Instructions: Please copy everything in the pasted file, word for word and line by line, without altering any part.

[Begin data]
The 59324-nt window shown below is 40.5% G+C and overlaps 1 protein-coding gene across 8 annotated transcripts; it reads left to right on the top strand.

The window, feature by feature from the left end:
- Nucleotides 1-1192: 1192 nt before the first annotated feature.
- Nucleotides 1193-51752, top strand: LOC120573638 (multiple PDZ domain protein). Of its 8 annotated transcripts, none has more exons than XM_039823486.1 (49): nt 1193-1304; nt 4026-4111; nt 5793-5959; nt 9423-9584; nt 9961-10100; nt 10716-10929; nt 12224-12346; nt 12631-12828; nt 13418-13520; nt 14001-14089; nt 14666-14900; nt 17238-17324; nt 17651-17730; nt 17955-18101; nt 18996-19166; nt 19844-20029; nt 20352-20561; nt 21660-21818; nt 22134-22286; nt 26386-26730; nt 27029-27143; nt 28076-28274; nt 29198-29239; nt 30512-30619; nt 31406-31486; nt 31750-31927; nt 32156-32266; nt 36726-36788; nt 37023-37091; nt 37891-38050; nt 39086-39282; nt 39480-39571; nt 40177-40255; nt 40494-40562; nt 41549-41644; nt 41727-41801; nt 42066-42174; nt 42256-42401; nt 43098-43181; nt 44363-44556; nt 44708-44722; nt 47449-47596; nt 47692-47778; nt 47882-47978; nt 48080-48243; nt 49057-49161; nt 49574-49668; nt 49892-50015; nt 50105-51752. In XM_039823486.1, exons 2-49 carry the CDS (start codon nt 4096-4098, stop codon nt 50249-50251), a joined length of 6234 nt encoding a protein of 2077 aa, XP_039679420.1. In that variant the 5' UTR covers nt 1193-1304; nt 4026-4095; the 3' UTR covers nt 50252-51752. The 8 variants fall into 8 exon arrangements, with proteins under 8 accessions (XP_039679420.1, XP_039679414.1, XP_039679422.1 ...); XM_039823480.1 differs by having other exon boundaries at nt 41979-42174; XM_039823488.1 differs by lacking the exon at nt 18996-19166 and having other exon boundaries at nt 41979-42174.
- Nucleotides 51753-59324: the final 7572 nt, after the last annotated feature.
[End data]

The 59324-nt window shown below is 40.5% G+C and overlaps 1 protein-coding gene across 8 annotated transcripts; it reads left to right on the top strand.

The window, feature by feature from the left end:
- Nucleotides 1-1192: 1192 nt before the first annotated feature.
- Nucleotides 1193-51752, top strand: LOC120573638 (multiple PDZ domain protein). Of its 8 annotated transcripts, none has more exons than XM_039823486.1 (49): nt 1193-1304; nt 4026-4111; nt 5793-5959; nt 9423-9584; nt 9961-10100; nt 10716-10929; nt 12224-12346; nt 12631-12828; nt 13418-13520; nt 14001-14089; nt 14666-14900; nt 17238-17324; nt 17651-17730; nt 17955-18101; nt 18996-19166; nt 19844-20029; nt 20352-20561; nt 21660-21818; nt 22134-22286; nt 26386-26730; nt 27029-27143; nt 28076-28274; nt 29198-29239; nt 30512-30619; nt 31406-31486; nt 31750-31927; nt 32156-32266; nt 36726-36788; nt 37023-37091; nt 37891-38050; nt 39086-39282; nt 39480-39571; nt 40177-40255; nt 40494-40562; nt 41549-41644; nt 41727-41801; nt 42066-42174; nt 42256-42401; nt 43098-43181; nt 44363-44556; nt 44708-44722; nt 47449-47596; nt 47692-47778; nt 47882-47978; nt 48080-48243; nt 49057-49161; nt 49574-49668; nt 49892-50015; nt 50105-51752. In XM_039823486.1, exons 2-49 carry the CDS (start codon nt 4096-4098, stop codon nt 50249-50251), a joined length of 6234 nt encoding a protein of 2077 aa, XP_039679420.1. In that variant the 5' UTR covers nt 1193-1304; nt 4026-4095; the 3' UTR covers nt 50252-51752. The 8 variants fall into 8 exon arrangements, with proteins under 8 accessions (XP_039679420.1, XP_039679414.1, XP_039679422.1 ...); XM_039823480.1 differs by having other exon boundaries at nt 41979-42174; XM_039823488.1 differs by lacking the exon at nt 18996-19166 and having other exon boundaries at nt 41979-42174.
- Nucleotides 51753-59324: the final 7572 nt, after the last annotated feature.